6. CPC air-blown integrated gasification combined cycle project. Quarterly report, October--December 1992

    SciTech Connect (OSTI)

    Not Available

    1993-01-01T23:59:59.000Z

    The overall project cost and schedule. The combustion turbine commercial operation date is scheduled for 7/1/95 with the combined cycle commercial operation date of 7/1/96. A two year demonstration period will commence after IGCC commercial operation. Details of costs on a total project and DOE Envelope basis along with detailed schedule components were covered. Major cost variances to date were discussed. The major variances this year relate to contracts which were anticipated to be finalized mid 1992 but which are not executed. These include GEESI, the ASU and key vessels. Some of these contracts are almost in place and others are scheduled for the first quarter 1993. Numerous project specifications, process flow diagrams, piping and instrument diagrams and other drawings have been reviewed and approved as part of the preliminary engineering process.

  7. Catalytic combustor for integrated gasification combined cycle power plant

    DOE Patents [OSTI]

    Bachovchin, Dennis M. (Mauldin, SC); Lippert, Thomas E. (Murrysville, PA)

    2008-12-16T23:59:59.000Z

    A gasification power plant 10 includes a compressor 32 producing a compressed air flow 36, an air separation unit 22 producing a nitrogen flow 44, a gasifier 14 producing a primary fuel flow 28 and a secondary fuel source 60 providing a secondary fuel flow 62 The plant also includes a catalytic combustor 12 combining the nitrogen flow and a combustor portion 38 of the compressed air flow to form a diluted air flow 39 and combining at least one of the primary fuel flow and secondary fuel flow and a mixer portion 78 of the diluted air flow to produce a combustible mixture 80. A catalytic element 64 of the combustor 12 separately receives the combustible mixture and a backside cooling portion 84 of the diluted air flow and allows the mixture and the heated flow to produce a hot combustion gas 46 provided to a turbine 48. When fueled with the secondary fuel flow, nitrogen is not combined with the combustor portion.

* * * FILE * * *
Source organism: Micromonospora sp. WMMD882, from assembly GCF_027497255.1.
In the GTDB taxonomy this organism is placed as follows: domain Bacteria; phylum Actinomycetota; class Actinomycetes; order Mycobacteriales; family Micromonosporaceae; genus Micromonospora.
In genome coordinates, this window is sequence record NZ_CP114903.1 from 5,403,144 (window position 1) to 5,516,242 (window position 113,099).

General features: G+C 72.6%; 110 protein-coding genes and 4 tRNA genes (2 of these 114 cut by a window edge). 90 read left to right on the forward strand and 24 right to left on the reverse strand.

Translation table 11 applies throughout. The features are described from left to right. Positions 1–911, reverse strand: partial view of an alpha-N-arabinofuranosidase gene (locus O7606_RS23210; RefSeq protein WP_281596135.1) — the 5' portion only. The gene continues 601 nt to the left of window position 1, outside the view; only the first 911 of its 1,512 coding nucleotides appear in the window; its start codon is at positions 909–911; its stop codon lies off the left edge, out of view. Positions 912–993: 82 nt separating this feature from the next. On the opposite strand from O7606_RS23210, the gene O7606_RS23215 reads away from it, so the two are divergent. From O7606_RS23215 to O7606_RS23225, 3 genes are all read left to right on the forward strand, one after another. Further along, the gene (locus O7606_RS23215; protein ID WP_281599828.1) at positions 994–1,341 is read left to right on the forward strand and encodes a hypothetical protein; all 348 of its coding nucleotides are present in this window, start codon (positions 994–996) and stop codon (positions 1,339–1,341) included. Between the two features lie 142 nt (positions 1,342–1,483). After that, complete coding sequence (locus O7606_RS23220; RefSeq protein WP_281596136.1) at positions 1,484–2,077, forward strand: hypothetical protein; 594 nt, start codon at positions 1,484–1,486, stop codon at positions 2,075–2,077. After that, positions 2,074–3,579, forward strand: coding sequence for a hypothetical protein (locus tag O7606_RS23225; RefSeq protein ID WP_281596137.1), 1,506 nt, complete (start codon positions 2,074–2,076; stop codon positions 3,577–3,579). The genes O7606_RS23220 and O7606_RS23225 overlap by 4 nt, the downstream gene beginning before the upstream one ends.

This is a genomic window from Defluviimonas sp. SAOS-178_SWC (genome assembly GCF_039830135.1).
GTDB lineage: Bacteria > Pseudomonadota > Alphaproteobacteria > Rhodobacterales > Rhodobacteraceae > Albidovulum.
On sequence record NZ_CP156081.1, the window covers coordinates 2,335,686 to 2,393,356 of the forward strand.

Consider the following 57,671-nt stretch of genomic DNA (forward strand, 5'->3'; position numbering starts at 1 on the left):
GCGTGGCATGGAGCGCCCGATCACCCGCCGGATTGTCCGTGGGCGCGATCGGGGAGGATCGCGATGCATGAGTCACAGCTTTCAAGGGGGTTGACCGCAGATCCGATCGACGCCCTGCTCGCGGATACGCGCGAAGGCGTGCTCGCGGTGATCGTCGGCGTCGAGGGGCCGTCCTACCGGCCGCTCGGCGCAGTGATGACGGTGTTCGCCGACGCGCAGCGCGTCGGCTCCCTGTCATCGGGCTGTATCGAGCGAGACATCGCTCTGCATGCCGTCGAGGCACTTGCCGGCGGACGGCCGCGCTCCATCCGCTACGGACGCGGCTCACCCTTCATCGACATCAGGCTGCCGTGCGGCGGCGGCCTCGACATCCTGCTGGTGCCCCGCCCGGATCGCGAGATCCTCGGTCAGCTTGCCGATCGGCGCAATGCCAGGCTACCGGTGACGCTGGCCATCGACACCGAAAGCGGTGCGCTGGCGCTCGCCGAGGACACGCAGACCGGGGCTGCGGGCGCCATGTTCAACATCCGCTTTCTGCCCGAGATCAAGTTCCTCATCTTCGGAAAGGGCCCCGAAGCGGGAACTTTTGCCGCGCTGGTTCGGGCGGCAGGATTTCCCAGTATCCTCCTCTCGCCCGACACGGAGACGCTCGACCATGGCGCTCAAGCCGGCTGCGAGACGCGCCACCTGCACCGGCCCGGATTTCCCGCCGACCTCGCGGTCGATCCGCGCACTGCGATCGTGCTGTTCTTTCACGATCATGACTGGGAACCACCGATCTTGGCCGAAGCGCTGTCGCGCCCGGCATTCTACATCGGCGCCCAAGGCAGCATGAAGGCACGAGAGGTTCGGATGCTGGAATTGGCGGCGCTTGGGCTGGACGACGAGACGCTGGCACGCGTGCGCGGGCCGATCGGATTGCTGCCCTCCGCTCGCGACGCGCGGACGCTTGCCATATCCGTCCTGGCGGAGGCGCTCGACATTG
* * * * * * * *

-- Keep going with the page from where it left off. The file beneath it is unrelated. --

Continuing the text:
8. Engineering a 70-percent efficient, indirect-fired fuel-cell bottomed turbine cycle

    SciTech Connect (OSTI)

    Williams, M.C.; Micheli, P.L.; Parsons, E.L. Jr.

    1996-08-01T23:59:59.000Z

    The authors introduce the natural gas, indirect-fired fuel-cell bottomed turbine cycle (NG-IFFC) as a novel power plant system for the distributed power and on-site markets in the 20 to 200 megawatt (MW) size range. The NG-IFFC system is a new METC-patented system. This power-plant system links the ambient pressure, carbonate fuel cell in tandem with a gas turbine, air compressor, combustor, and ceramic heat exchanger. Performance calculations based on Advanced System for Process Engineering (ASPEN) simulations show material and energy balances with expected power output. Early results indicated efficiencies and heat rates for the NG-IFFC are comparable to conventionally bottomed, carbonate fuel-cell steam-bottomed cycles. More recent calculations extended the in-tandem concept to produce near-stoichiometric usage of the oxygen. This is made possible by reforming the anode stream to completion and using all hydrogen fuel in what will need to be a special combustor. The performance increases dramatically to 70%.

  9. Recovery Act: Johnston Rhode Island Combined Cycle Electric Generating Plant Fueled by Waste Landfill Gas

    SciTech Connect (OSTI)

    Galowitz, Stephen

    2013-06-30T23:59:59.000Z